} catch (GLib.Error err) {
        warning ("Error: %s\n", err.message);
void main () {
    list_dir.begin ();
    var loop = new GLib.MainLoop (null, false);;

As you can see, it’s very easy to call the async methods enumerate_children_async and next_files_async in try-catch blocks and loops. There is no need for manually creating structs for user_data or similar inconveniences.

Async methods in Vala can also be used to implement D-Bus servers that can process multiple requests at the same time. Using it couldn’t be easier, just write an async method such as the above example, add it to a class annotated with [DBus (name = “org.example.Test”)], and register an instance of that class with the D-Bus connection. Vala also supports async methods on client-side D-Bus interfaces.

New SPARQL Parser merged

Up to now, Tracker has used Rasqal to parse SPARQL queries received from applications. We imported a copy of Rasqal into Tracker’s source tree as we use some SPARQL extensions that are not yet fully implemented in Rasqal upstream. For the last couple of weeks I’ve been writing a new SPARQL parser, a hand-written recursive descent parser.

The motivation was to speed up (large) queries and to fix a few corner cases with OPTIONAL graph patterns that Rasqal gets wrong. Rasqal does not perform very well for large queries as it always builds a full abstract syntax tree of the query, even if it’s a very simple but long INSERT statement. The hand-written parser processes queries on the fly, trying to keep only as much state around as necessary.

The new parser has now been merged into master and should improve our SPARQL support in both speed and conformance. We’ve tested it with test cases from DAWG and it appears to work at least as well as the old parser, but I’m sure we’ve missed some bugs, so let us know if you find any issues with SPARQL in Tracker master.

Vala 0.5.3

Long time no post, I’ll try to get better. Yesterday we’ve released Vala 0.5.3. Tarballs are available from the GNOME FTP servers.

  • D-Bus server support has been rewritten to directly use libdbus. Avoiding dbus-glib marshalling helps Vala to support complex D-Bus types more easily.
  • All Vala structs will now be registered with GBoxed.
  • Many critical warnings and crashes on invalid code have been fixed and replaced by better understandable error messages.
  • Private class fields and class destructors (base_finalize) are now supported.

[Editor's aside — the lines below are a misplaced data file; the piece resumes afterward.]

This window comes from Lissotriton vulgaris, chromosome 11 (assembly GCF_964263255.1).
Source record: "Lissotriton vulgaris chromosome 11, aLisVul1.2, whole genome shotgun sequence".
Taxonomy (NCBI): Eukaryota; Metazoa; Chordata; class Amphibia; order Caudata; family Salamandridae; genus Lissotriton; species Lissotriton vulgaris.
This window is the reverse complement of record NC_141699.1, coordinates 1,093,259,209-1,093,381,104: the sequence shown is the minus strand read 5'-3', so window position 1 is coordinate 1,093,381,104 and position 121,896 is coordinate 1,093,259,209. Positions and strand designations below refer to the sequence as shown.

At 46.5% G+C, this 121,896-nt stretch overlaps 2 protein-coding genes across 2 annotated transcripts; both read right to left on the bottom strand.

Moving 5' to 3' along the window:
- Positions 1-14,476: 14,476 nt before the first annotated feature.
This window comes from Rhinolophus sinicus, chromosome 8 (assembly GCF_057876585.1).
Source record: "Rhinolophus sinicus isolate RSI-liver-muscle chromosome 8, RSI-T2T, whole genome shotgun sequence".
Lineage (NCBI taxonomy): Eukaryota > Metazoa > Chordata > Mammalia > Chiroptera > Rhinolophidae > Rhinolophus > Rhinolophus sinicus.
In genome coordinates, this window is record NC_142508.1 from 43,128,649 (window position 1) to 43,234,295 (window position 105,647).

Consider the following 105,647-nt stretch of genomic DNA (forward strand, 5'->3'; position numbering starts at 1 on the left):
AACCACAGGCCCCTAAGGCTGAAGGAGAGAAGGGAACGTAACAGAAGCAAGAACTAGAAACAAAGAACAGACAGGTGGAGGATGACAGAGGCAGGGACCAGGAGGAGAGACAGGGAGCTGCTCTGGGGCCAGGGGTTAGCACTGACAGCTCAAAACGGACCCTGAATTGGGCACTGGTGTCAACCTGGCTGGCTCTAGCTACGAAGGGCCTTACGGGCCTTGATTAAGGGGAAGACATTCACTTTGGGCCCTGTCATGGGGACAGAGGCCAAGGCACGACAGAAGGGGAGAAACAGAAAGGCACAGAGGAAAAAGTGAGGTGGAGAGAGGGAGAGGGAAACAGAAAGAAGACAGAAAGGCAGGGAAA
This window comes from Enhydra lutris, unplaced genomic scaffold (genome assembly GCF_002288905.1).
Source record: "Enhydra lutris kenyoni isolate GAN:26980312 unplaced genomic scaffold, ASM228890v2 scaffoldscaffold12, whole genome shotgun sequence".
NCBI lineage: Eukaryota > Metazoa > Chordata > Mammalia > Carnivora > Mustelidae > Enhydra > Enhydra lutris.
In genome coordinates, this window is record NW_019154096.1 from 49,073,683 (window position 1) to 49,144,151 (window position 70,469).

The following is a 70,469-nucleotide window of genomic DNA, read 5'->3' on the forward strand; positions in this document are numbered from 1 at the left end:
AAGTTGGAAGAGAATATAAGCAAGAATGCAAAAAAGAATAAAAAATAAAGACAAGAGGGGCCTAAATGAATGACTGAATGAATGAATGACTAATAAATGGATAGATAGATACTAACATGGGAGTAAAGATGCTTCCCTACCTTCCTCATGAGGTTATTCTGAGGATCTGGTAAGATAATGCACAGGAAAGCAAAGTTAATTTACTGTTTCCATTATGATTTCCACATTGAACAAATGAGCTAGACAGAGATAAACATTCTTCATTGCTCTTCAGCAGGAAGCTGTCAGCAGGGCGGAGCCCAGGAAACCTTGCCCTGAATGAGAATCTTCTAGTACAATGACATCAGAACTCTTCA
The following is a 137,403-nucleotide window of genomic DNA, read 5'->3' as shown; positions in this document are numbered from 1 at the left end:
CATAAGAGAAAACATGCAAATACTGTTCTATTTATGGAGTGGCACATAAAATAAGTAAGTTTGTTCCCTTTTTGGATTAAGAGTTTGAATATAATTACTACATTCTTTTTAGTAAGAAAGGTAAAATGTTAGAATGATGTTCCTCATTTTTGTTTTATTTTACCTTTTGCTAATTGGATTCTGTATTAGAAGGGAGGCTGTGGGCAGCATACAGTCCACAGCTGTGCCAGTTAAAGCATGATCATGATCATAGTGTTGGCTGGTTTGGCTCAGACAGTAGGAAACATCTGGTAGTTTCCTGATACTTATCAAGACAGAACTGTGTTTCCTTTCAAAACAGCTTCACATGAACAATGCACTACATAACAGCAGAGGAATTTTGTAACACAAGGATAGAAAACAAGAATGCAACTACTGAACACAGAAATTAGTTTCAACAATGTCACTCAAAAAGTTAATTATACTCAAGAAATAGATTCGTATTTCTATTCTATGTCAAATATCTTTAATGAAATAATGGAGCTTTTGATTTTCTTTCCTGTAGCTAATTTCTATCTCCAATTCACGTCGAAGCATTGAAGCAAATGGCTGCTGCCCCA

• vala-gen-project has been dropped from the package, it is now part of Vala Toys for gEdit, which is progressing very well.
  • Many bug fixes all over the place.

In the following weeks and months we will focus on bug fixing, finishing some partially implemented features, and switching to GObject Introspection trunk for our bindings. We’re aiming to release a stable Vala 1.0 in March 2009.

Vala 0.3.3

It’s release time again. Yesterday we’ve released Vala 0.3.3. Tarballs are available from the GNOME FTP servers.

Thanks a lot to all the people helping out and have fun with the new version! For the following two releases we will focus on GObject introspection hacking to make it easy to write great bindings for many languages.

Vala Roadmap and 0.2.0

Last week I wrote an initial roadmap that we want to follow for the upcoming Vala releases on our way towards guaranteed language stability. Today we’ve released Vala 0.2.0 as planned. Tarballs are available from the GNOME FTP servers. It’s mainly a bug fix release, however, it also got some new features like nested namespaces, static constructors, and GType-registered enums. We also have three new contributed bindings for GNOME Keyring, SDL, and libftdi, and the usual updates for existing bindings.

Vala 0.1.7

We’ve just released Vala 0.1.7. Tarballs are available from the GNOME FTP servers.

  • Enhanced property syntax
    public int foo { get; private set; default (3); }
  • New errordomain syntax
    public errordomain MyError { NOT_FOUND, TIMED_OUT }
  • Detect missing return and break statements and unreachable code
  • Improved pointer support (pointer member access, pointer element access, and pointer arithmetic)
  • New bindings: WebKit, JSON-GLib, goocanvas, hildon-fm-2, taglib, libusb, and bzip2
  • A lot of bug fixes

Vala Project Generator

Vala 0.1.5 has been released. Tarballs are available from the GNOME FTP servers. I’ve added a small tool to create new Vala projects:

Vala Project Generator

It generates the necessary autotools magic for a Vala console or GTK+ application including i18n support and it passes distcheck. Suggestions for improvements are more than welcome.

We’ve also replaced the bindings generator gidlgen by vala-gen-introspect which includes a real C parser instead of Perl scripts using regular expressions. The 20 included bindings have all been ported. Some smaller features and many bug fixes can also be found in the new release.

There are two articles about Vala and an interview in the German Linux-Magazin, all by Christian Meyer.